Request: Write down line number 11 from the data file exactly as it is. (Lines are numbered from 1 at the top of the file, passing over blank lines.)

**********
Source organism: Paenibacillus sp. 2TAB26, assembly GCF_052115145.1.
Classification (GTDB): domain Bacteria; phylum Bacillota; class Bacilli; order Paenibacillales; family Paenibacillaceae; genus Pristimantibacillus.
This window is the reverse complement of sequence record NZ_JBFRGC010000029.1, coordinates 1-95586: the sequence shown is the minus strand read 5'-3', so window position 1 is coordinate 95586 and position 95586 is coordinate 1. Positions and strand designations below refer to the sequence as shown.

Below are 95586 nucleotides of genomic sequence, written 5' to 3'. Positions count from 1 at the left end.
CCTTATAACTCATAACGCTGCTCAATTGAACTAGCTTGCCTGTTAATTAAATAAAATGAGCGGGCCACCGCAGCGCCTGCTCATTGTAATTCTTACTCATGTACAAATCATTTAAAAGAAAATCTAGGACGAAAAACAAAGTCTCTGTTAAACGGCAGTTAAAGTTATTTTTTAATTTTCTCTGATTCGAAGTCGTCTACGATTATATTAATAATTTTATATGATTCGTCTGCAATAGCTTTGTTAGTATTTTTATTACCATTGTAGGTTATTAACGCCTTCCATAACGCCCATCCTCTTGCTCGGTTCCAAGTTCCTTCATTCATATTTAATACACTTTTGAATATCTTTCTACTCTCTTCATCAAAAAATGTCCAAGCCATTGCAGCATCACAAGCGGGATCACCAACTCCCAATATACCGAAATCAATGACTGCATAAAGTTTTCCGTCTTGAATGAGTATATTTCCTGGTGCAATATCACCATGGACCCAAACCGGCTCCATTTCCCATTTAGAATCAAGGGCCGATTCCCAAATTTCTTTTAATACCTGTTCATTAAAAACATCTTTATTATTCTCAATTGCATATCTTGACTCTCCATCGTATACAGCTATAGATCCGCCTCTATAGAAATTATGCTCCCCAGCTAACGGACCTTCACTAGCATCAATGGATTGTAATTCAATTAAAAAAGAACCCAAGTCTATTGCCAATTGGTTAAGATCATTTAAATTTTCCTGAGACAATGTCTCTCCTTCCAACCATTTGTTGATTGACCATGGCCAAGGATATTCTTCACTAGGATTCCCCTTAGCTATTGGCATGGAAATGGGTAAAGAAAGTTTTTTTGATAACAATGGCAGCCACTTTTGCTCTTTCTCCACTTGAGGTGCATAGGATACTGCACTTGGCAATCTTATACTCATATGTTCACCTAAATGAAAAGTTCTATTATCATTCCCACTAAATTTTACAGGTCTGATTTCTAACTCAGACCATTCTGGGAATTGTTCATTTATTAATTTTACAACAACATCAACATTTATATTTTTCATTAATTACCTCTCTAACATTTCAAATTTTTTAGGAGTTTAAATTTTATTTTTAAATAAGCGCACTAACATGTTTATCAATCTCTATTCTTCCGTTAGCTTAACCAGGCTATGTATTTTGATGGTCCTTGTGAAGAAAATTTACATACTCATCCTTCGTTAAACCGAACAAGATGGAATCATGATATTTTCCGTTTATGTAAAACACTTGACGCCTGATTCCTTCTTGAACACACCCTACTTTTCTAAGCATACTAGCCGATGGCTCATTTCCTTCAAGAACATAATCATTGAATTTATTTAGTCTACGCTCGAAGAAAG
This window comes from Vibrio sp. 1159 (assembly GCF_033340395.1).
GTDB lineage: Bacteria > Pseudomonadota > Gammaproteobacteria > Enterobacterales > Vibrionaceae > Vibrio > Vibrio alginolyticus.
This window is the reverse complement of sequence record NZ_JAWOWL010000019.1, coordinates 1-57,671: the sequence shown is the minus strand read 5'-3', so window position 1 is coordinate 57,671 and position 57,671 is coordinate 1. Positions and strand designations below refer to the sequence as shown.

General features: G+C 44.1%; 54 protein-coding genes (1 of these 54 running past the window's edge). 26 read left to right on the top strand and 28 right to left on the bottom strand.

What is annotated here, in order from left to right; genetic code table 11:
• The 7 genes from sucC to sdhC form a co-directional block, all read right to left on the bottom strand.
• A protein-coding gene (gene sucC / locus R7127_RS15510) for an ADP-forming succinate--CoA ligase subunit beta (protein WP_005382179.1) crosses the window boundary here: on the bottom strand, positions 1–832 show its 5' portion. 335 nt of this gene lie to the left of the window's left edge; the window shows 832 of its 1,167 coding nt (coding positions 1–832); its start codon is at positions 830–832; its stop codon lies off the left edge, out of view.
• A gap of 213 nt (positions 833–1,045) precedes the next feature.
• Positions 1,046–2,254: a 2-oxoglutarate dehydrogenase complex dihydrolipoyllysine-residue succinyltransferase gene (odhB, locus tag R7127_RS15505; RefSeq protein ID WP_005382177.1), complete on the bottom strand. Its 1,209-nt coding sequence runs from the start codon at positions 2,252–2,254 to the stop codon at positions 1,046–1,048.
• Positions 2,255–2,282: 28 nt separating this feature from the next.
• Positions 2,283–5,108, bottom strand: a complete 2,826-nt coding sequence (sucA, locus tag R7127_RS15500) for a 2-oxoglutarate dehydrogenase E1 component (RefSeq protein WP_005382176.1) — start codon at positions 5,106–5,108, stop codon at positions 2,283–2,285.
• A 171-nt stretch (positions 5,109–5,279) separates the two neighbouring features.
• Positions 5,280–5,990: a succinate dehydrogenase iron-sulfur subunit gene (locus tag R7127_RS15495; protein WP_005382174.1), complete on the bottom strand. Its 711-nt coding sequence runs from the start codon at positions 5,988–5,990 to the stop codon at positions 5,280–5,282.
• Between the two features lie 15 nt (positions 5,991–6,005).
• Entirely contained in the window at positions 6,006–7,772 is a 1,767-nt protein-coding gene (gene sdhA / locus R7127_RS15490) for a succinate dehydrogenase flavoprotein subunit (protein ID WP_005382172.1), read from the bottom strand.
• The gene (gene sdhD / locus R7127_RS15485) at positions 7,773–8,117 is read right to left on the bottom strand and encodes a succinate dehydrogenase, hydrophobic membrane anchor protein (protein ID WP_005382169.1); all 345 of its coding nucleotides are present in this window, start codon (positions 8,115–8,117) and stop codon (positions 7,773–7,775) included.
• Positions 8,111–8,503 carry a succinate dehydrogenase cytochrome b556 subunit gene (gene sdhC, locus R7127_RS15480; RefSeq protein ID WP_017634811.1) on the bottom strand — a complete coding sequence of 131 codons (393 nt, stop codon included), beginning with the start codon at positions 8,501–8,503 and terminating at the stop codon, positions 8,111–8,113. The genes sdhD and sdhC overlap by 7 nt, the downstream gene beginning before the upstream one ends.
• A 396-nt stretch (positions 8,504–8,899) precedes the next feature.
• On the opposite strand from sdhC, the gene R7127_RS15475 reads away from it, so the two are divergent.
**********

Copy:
• The 7 genes from sucC to sdhC form a co-directional block, all read right to left on the bottom strand.